Skip to main content Skip to footer site map

BWW Interviews: RICHARD KLINE

Actor Richard Kline, best known for his role in the classic sitcom, Three's Company, will return to performing in Connecticut at the Westport Country Playhouse's upcoming production of And A Nightingale Sang. Kline has never performed at the Playhouse, but he has ties to Connecticut.

Born in Queens to an actor who held an Actor's Equity Card until the Depression put the kibosh on his career, Kline first acted in junior high school. While in summer camp in Litchfield, he and a camp mate lip-synched the musical, The Flying Saucer. "People were laughing and screaming," he recalled, and it was then that he realized that acting "is something I'd like to do forever."

Forever is a very long time in the acting business, but Kline has survived. He studied acting in Queens College and later at Northwestern University. He's smart, too, because at the time he attended Queens College, which is part of The City University of New York, students had to get high grades. That was before the university went the route of open admissions. Northwestern is also an extremely academically demanding college. He minored in French, and his Master's thesis was to translate Georges Feydeau's Le Dindon into English. He spent months in the library with five different French dictionaries. The translated play was produced and, by coincidence, the lead was Mark Lamos, now Artistic Director of the Westport Country Playhouse.

Obviously, he wasn't waiting for the role in And A Nightingale Sang to bring him back to Connecticut. In between camp and And A Nightingale Sang, he served in the army. He immediately got work as an actor and did five years of commercials before he went to Los Angeles. "I never had any other job," he says. "I've just been very fortunate."

Do roles come to him, or does he have to campaign for them? "My agents campaign for me," he says. "There's a fine line between proactive and being a nudge. The person who got me my agent was Blythe Danner. We were doing Twelfth Night at Lincoln Center. I did a scene from Barefoot In The Park and they signed me." Still, he admits that there are thousands of rejections. "It never stops unless you're one of the top five leading men in Hollywood, and then the roles come to you." That said, he campaigned to get the rights to the one-man play, Boychick, written by Yale graduate Richard Krevolin. He performed the show Off-Broadway to favorable reviews and then took it to other venues. He also played the lead in By Jeeves at Goodspeed's Norma Terris Theatre, where it did well on the smaller, more intimate stage.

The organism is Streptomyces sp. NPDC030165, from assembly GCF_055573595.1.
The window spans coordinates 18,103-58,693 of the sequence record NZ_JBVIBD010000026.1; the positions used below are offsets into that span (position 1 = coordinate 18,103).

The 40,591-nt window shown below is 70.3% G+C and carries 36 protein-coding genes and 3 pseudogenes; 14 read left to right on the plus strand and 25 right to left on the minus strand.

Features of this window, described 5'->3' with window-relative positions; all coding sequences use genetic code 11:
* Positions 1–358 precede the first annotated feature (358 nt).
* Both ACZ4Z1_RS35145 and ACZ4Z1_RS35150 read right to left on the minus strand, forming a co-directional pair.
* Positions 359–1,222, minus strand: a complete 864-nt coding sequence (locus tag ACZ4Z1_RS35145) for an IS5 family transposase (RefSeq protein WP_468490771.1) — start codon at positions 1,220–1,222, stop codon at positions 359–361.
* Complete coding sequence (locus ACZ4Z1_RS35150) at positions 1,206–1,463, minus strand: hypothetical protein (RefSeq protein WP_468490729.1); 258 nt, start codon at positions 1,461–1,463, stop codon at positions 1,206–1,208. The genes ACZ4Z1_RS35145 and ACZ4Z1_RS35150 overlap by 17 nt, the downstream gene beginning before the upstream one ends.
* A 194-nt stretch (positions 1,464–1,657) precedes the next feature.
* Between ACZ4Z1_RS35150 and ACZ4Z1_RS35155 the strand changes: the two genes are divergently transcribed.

His most challenging role was How I Got That Story, which Carole Rothman directed in the early 1980s at the Kennedy Center. "My role was playing 21 characters," he recalls. The play, a dark comedy about the war in Vietnam, required him to duck behind Japanese shoji screens to change costumes for his various characters, which included a military officer, a teenage prostitute and a Buddhist monk.

In And A Nightingale Sang, Kline plays Andy, a World War I vet who is coping with life on the home front during the Second World War. He praised the Westport Country Playhouse team for presenting the actors "with a tremendous amount of research," including the protocol of hugging and kissing, what's in the kitchen," and other minutiae of daily life during that era. "I'm a Vietnam vet, although I did not see combat. I know what it's like to have a military background," he explains. "I pretty much approach a role that is there in you that resonates with this character. You have to dig into the character."

In addition to acting, Kline is well-respected as a director and acting coach. Burt Reynolds approached him about directing for his theatre in Jupiter, Florida. He directed Crimes Of The Heart and Social Security there. He won the L.A. Drama Critics Circle Award for directing Noel Coward's Present Laughter. Reynolds also got him to direct an episode for his show, Evening Shade. "Burt was my mentor," he says. "I loved directing. The reason I direct is because I teach a four week sitcom class. I love helping actors and getting them to the next level and getting them prepared in a practical way for their auditions. That helps them get jobs." He also finds it stimulating creatively.

What else is he passionate about besides acting and directing? He adores his wife, Beverley, administrator of a forensic psychology practice in New Jersey. He is also passionate about doing crossword puzzles and the New York Mets. That's a totally different lifestyle from the Stott family's life in Newcastle during World War II.

And A Nightingale Sang will play at the Westport Country Playhouse from June 9 through June 27. For more information and tickets, call 203-227-4177 or visit www.westportplayhouse.org. For more information on this prolific actor and director, visit www.richardkline.tv.


Related Articles View More Connecticut Stories

NOS Dance

From This Author Sherry Shameer Cohen